NEW YORK: US Treasury yields rose on Thursday after European Central Bank President Mario Draghi said that the bank sees a low risk of a recession in the euro zone, even as he acknowledged a worsening outlook.
Yields initially dropped after the central bank, which kept interest rates unchanged for now, said in its statement it saw rates at present or lower levels through mid-2020, giving up a previous pledge to keep rates unchanged through next June.
It also tasked its staff to look at various other easing options including restarting asset purchases.
Draghi's comments regarding a low risk of a recession, however, changed the direction of the market.
"Although he said things such as the outlook is getting worse and worse, they still see the sign of a recession risk as pretty low, so the market is interpreting this as somewhat hawkish," said Jon Hill, an interest rate strategist at BMO Capital Markets in New York.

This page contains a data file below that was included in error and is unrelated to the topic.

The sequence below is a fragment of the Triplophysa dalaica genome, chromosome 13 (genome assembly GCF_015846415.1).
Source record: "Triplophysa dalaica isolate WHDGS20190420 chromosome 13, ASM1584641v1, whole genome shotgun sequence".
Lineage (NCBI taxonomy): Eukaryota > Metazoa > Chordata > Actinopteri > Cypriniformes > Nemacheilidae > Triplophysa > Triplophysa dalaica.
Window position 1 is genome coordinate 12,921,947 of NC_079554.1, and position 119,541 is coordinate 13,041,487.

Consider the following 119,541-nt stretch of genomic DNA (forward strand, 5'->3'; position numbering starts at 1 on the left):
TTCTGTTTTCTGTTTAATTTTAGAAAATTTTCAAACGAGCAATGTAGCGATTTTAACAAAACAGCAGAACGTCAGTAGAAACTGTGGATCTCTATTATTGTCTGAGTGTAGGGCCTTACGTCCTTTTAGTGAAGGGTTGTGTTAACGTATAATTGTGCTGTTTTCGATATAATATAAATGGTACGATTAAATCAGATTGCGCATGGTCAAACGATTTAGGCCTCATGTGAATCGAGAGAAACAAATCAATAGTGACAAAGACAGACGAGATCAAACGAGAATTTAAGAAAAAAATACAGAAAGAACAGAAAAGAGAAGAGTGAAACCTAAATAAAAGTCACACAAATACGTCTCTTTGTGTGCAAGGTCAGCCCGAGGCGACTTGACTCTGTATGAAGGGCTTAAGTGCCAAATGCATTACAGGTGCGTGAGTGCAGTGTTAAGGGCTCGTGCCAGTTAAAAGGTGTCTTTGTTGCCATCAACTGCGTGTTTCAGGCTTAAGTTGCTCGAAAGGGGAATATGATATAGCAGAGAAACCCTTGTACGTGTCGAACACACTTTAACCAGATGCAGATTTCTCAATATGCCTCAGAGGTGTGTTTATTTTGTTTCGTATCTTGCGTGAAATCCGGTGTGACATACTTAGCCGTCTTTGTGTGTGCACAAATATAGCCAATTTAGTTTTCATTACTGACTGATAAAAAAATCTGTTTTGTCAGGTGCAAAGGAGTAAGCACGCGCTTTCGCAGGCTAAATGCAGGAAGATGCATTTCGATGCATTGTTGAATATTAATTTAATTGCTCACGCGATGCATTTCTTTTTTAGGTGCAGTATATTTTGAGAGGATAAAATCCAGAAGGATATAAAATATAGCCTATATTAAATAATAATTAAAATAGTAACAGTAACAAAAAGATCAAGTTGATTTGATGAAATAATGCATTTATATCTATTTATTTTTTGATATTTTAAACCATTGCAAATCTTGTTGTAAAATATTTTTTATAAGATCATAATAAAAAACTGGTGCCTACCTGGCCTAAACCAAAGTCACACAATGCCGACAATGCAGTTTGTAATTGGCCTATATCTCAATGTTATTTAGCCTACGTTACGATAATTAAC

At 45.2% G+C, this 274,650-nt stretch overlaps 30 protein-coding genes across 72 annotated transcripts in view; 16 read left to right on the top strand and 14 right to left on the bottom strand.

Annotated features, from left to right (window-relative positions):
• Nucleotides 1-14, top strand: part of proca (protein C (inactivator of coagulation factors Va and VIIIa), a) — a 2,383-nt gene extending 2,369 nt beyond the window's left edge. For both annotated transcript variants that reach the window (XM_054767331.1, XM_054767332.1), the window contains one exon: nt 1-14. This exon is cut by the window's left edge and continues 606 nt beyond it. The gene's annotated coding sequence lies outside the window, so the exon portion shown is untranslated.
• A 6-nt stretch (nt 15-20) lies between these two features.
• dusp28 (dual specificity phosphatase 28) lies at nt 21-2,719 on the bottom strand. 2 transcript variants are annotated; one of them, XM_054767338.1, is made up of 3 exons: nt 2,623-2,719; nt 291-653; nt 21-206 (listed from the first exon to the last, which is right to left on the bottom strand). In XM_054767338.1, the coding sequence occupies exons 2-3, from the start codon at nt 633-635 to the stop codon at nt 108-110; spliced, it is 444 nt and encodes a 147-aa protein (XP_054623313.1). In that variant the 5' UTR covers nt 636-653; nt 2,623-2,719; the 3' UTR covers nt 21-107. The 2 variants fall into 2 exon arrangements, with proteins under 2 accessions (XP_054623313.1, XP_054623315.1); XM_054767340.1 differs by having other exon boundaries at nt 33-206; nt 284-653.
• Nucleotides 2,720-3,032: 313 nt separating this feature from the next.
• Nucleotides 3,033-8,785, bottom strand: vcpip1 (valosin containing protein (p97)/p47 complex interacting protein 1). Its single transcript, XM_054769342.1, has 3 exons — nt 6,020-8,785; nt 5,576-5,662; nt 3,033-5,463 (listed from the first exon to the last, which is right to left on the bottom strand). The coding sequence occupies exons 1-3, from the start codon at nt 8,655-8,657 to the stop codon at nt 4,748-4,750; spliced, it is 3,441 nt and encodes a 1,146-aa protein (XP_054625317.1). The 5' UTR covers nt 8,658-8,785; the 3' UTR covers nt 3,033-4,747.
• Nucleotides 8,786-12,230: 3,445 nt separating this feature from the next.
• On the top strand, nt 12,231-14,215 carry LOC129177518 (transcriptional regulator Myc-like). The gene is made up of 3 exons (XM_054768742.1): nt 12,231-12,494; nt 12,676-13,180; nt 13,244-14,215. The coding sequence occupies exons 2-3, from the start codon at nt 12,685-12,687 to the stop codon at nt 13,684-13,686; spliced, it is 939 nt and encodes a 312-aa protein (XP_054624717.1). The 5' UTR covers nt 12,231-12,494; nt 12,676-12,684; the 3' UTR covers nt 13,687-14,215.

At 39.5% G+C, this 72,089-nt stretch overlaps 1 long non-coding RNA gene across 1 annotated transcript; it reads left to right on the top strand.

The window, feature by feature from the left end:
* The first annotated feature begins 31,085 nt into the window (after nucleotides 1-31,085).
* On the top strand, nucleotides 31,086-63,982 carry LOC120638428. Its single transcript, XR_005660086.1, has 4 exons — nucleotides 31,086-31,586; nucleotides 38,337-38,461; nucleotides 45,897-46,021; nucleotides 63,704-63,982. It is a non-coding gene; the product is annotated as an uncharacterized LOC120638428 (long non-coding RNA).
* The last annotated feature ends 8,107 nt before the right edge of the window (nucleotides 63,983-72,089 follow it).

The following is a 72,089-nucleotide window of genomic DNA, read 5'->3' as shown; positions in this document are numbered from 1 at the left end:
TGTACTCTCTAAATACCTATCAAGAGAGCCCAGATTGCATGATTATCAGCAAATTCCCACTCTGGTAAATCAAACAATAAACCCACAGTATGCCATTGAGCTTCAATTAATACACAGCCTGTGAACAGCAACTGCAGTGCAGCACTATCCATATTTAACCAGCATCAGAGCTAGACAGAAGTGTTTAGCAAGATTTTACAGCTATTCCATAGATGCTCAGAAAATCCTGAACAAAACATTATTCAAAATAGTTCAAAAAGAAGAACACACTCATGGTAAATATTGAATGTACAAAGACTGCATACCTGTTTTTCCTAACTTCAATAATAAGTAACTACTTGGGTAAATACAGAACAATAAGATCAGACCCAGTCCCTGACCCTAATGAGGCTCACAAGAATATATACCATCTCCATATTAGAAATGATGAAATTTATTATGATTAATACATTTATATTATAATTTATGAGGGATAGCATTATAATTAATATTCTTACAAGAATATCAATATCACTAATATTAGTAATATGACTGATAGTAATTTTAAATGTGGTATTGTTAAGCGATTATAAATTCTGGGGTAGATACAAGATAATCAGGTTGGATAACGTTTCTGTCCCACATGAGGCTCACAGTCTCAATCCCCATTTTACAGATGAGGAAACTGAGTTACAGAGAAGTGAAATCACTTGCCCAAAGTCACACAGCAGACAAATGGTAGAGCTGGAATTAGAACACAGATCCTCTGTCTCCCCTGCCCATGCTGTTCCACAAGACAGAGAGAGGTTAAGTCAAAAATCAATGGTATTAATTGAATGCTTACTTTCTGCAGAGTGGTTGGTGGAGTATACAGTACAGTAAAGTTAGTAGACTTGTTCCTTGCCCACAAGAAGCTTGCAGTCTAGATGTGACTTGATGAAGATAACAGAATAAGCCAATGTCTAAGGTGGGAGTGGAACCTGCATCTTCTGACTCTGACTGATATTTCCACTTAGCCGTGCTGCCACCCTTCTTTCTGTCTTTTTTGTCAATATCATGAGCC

Benchmark 10-year Treasuries fell 14/32 in price to yield 2.097pc, after earlier falling to 2.011pc, the lowest since July 8.
Weak global growth is leading central banks to ease policy globally, with the Federal Reserve viewed as certain to cut rates when it meets next week.
Interest rate futures traders are pricing in a 79 percent chance of a 25-basis-point cut and 21 percent likelihood of a deeper 50-basis-point decrease, according to the CME Group's FedWatch tool.
The next major economic focus for the United States will be Friday's Gross Domestic Product (GDP) figures for the second quarter.
The Treasury Department will sell $32 billion in seven-year notes on Thursday, the final sale of $113 billion in short and intermediate-dated notes this week.
A $41 billion auction of five-year notes on Wednesday and a $40 billion sale of two-year notes on Tuesday both saw weak demand.